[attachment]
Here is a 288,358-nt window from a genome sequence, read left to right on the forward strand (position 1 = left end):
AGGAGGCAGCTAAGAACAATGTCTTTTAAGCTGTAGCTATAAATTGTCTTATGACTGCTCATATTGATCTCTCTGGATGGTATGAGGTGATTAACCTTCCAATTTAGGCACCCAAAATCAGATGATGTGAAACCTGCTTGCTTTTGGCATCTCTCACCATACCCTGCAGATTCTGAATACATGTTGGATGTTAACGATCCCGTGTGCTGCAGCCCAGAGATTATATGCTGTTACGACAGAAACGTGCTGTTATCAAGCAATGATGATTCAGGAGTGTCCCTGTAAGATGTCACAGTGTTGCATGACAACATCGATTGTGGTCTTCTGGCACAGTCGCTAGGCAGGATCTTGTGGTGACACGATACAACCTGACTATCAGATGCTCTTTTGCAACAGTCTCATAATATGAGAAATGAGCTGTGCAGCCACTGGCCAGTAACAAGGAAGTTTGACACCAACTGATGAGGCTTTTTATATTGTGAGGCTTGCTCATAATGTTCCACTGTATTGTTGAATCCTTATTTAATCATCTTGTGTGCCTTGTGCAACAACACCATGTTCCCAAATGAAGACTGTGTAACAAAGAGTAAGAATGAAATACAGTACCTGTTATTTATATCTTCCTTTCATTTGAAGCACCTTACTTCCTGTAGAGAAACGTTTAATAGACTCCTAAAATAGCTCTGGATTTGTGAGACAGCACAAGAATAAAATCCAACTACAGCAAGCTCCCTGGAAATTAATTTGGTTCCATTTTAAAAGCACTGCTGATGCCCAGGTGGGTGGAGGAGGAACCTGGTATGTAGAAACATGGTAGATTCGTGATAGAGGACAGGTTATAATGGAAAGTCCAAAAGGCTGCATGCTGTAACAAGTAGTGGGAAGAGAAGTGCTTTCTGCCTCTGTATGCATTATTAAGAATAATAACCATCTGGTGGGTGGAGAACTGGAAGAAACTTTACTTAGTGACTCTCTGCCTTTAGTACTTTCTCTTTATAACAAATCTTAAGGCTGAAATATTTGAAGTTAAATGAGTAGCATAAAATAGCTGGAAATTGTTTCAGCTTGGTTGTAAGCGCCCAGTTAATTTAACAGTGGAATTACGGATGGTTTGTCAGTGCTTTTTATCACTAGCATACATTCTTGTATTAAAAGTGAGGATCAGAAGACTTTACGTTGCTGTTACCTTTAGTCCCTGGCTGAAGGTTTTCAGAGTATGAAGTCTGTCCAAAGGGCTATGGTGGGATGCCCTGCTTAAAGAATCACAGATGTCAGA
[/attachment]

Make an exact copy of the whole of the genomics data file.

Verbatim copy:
Here is a 288,358-nt window from a genome sequence, read left to right on the forward strand (position 1 = left end):
AGGAGGCAGCTAAGAACAATGTCTTTTAAGCTGTAGCTATAAATTGTCTTATGACTGCTCATATTGATCTCTCTGGATGGTATGAGGTGATTAACCTTCCAATTTAGGCACCCAAAATCAGATGATGTGAAACCTGCTTGCTTTTGGCATCTCTCACCATACCCTGCAGATTCTGAATACATGTTGGATGTTAACGATCCCGTGTGCTGCAGCCCAGAGATTATATGCTGTTACGACAGAAACGTGCTGTTATCAAGCAATGATGATTCAGGAGTGTCCCTGTAAGATGTCACAGTGTTGCATGACAACATCGATTGTGGTCTTCTGGCACAGTCGCTAGGCAGGATCTTGTGGTGACACGATACAACCTGACTATCAGATGCTCTTTTGCAACAGTCTCATAATATGAGAAATGAGCTGTGCAGCCACTGGCCAGTAACAAGGAAGTTTGACACCAACTGATGAGGCTTTTTATATTGTGAGGCTTGCTCATAATGTTCCACTGTATTGTTGAATCCTTATTTAATCATCTTGTGTGCCTTGTGCAACAACACCATGTTCCCAAATGAAGACTGTGTAACAAAGAGTAAGAATGAAATACAGTACCTGTTATTTATATCTTCCTTTCATTTGAAGCACCTTACTTCCTGTAGAGAAACGTTTAATAGACTCCTAAAATAGCTCTGGATTTGTGAGACAGCACAAGAATAAAATCCAACTACAGCAAGCTCCCTGGAAATTAATTTGGTTCCATTTTAAAAGCACTGCTGATGCCCAGGTGGGTGGAGGAGGAACCTGGTATGTAGAAACATGGTAGATTCGTGATAGAGGACAGGTTATAATGGAAAGTCCAAAAGGCTGCATGCTGTAACAAGTAGTGGGAAGAGAAGTGCTTTCTGCCTCTGTATGCATTATTAAGAATAATAACCATCTGGTGGGTGGAGAACTGGAAGAAACTTTACTTAGTGACTCTCTGCCTTTAGTACTTTCTCTTTATAACAAATCTTAAGGCTGAAATATTTGAAGTTAAATGAGTAGCATAAAATAGCTGGAAATTGTTTCAGCTTGGTTGTAAGCGCCCAGTTAATTTAACAGTGGAATTACGGATGGTTTGTCAGTGCTTTTTATCACTAGCATACATTCTTGTATTAAAAGTGAGGATCAGAAGACTTTACGTTGCTGTTACCTTTAGTCCCTGGCTGAAGGTTTTCAGAGTATGAAGTCTGTCCAAAGGGCTATGGTGGGATGCCCTGCTTAAAGAATCACAGATGTCAGA